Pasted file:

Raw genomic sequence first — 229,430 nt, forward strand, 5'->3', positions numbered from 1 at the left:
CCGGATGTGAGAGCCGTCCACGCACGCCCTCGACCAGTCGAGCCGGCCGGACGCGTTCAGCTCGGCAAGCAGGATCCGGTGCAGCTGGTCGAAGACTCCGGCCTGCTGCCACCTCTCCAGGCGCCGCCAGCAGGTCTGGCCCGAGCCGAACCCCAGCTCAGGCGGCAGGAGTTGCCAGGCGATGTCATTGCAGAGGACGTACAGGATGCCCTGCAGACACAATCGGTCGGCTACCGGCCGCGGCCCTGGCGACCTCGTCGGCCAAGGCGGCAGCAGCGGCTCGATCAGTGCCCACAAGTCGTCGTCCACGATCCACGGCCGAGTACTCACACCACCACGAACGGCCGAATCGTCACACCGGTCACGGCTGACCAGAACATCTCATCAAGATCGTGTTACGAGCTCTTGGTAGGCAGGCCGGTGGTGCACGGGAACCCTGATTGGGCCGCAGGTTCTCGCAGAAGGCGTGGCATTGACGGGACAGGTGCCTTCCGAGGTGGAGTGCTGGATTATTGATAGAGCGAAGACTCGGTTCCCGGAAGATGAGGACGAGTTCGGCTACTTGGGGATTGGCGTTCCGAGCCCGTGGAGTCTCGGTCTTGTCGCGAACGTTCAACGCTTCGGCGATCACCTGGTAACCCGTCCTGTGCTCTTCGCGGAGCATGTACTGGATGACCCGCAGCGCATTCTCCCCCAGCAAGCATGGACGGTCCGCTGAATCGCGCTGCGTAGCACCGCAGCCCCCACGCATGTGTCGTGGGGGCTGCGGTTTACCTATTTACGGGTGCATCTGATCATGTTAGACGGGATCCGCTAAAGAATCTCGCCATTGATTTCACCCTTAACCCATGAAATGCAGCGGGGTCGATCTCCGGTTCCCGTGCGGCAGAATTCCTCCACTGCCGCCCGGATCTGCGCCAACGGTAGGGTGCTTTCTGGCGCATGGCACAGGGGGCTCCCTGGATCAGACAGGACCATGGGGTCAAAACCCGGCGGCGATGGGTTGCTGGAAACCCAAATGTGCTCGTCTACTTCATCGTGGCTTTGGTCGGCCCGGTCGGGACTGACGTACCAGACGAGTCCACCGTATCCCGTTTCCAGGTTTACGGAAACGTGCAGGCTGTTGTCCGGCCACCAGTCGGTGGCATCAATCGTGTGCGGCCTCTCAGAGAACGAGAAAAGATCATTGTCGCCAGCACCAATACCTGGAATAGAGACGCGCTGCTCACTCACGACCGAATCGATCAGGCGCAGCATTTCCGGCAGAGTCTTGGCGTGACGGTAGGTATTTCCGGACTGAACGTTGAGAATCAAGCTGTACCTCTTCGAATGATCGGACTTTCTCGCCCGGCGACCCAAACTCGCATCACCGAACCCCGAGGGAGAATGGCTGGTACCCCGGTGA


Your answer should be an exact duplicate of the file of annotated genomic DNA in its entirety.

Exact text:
Raw genomic sequence first — 229,430 nt, forward strand, 5'->3', positions numbered from 1 at the left:
CCGGATGTGAGAGCCGTCCACGCACGCCCTCGACCAGTCGAGCCGGCCGGACGCGTTCAGCTCGGCAAGCAGGATCCGGTGCAGCTGGTCGAAGACTCCGGCCTGCTGCCACCTCTCCAGGCGCCGCCAGCAGGTCTGGCCCGAGCCGAACCCCAGCTCAGGCGGCAGGAGTTGCCAGGCGATGTCATTGCAGAGGACGTACAGGATGCCCTGCAGACACAATCGGTCGGCTACCGGCCGCGGCCCTGGCGACCTCGTCGGCCAAGGCGGCAGCAGCGGCTCGATCAGTGCCCACAAGTCGTCGTCCACGATCCACGGCCGAGTACTCACACCACCACGAACGGCCGAATCGTCACACCGGTCACGGCTGACCAGAACATCTCATCAAGATCGTGTTACGAGCTCTTGGTAGGCAGGCCGGTGGTGCACGGGAACCCTGATTGGGCCGCAGGTTCTCGCAGAAGGCGTGGCATTGACGGGACAGGTGCCTTCCGAGGTGGAGTGCTGGATTATTGATAGAGCGAAGACTCGGTTCCCGGAAGATGAGGACGAGTTCGGCTACTTGGGGATTGGCGTTCCGAGCCCGTGGAGTCTCGGTCTTGTCGCGAACGTTCAACGCTTCGGCGATCACCTGGTAACCCGTCCTGTGCTCTTCGCGGAGCATGTACTGGATGACCCGCAGCGCATTCTCCCCCAGCAAGCATGGACGGTCCGCTGAATCGCGCTGCGTAGCACCGCAGCCCCCACGCATGTGTCGTGGGGGCTGCGGTTTACCTATTTACGGGTGCATCTGATCATGTTAGACGGGATCCGCTAAAGAATCTCGCCATTGATTTCACCCTTAACCCATGAAATGCAGCGGGGTCGATCTCCGGTTCCCGTGCGGCAGAATTCCTCCACTGCCGCCCGGATCTGCGCCAACGGTAGGGTGCTTTCTGGCGCATGGCACAGGGGGCTCCCTGGATCAGACAGGACCATGGGGTCAAAACCCGGCGGCGATGGGTTGCTGGAAACCCAAATGTGCTCGTCTACTTCATCGTGGCTTTGGTCGGCCCGGTCGGGACTGACGTACCAGACGAGTCCACCGTATCCCGTTTCCAGGTTTACGGAAACGTGCAGGCTGTTGTCCGGCCACCAGTCGGTGGCATCAATCGTGTGCGGCCTCTCAGAGAACGAGAAAAGATCATTGTCGCCAGCACCAATACCTGGAATAGAGACGCGCTGCTCACTCACGACCGAATCGATCAGGCGCAGCATTTCCGGCAGAGTCTTGGCGTGACGGTAGGTATTTCCGGACTGAACGTTGAGAATCAAGCTGTACCTCTTCGAATGATCGGACTTTCTCGCCCGGCGACCCAAACTCGCATCACCGAACCCCGAGGGAGAATGGCTGGTACCCCGGTGA